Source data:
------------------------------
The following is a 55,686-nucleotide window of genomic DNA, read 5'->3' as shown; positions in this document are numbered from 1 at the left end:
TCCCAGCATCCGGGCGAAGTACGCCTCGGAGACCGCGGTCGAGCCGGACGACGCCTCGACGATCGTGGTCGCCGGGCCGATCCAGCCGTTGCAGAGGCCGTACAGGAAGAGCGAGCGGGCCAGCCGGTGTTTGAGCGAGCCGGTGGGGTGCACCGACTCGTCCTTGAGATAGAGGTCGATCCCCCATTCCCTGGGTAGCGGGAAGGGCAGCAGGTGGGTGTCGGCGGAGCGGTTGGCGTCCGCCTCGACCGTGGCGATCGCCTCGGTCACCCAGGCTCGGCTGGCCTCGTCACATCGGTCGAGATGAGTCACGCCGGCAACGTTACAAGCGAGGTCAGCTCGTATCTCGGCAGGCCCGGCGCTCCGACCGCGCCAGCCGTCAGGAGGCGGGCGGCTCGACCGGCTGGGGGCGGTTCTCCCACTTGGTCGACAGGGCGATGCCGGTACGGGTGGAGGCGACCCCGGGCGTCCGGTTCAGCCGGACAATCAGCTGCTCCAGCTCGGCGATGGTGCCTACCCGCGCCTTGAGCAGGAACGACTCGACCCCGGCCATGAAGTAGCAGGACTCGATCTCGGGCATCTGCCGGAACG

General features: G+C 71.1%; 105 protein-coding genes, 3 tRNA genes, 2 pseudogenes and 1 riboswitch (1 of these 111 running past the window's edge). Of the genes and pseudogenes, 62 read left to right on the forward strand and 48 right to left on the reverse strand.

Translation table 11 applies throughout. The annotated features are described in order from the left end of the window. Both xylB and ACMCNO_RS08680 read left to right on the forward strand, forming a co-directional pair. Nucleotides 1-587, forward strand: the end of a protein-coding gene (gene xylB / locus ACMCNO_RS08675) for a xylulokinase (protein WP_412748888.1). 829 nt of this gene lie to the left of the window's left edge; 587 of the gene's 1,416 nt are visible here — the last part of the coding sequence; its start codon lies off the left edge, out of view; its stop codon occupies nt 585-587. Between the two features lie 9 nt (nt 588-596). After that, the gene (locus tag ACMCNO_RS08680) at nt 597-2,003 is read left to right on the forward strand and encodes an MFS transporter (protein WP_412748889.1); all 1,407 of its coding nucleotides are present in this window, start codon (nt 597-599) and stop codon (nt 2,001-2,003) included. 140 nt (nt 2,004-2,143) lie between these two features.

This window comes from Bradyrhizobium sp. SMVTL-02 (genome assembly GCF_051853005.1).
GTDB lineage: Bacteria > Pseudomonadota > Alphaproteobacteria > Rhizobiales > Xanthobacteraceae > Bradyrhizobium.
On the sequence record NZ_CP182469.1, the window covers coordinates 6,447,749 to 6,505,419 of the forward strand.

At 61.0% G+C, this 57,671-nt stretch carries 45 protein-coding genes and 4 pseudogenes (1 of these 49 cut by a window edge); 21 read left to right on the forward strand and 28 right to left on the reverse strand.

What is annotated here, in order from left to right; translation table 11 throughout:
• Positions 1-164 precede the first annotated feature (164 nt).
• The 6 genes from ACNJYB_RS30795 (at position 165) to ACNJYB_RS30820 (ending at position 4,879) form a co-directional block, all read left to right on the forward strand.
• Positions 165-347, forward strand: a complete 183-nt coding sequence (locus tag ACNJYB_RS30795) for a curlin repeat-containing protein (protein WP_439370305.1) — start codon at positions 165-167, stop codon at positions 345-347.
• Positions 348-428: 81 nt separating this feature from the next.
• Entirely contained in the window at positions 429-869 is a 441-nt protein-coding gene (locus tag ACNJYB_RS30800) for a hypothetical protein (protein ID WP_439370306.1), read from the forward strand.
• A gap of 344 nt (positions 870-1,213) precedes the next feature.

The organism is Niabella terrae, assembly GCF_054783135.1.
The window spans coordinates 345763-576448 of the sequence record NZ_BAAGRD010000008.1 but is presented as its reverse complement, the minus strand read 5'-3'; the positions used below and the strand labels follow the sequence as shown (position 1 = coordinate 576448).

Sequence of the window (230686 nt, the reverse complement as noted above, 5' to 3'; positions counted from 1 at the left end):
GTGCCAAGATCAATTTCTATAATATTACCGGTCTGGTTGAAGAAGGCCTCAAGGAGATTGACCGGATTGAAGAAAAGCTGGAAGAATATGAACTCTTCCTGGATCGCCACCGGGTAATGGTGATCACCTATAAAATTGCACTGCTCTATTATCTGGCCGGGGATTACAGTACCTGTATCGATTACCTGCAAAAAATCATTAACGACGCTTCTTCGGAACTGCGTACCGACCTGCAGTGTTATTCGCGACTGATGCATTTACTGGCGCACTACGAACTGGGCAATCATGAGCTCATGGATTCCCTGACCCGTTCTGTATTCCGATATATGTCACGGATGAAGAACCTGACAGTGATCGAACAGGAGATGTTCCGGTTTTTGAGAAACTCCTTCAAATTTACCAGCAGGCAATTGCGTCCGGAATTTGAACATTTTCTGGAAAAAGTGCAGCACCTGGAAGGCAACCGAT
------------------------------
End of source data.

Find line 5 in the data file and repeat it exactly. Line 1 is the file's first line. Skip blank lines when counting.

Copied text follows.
This window comes from Bradyrhizobium sp. SMVTL-02 (genome assembly GCF_051853005.1).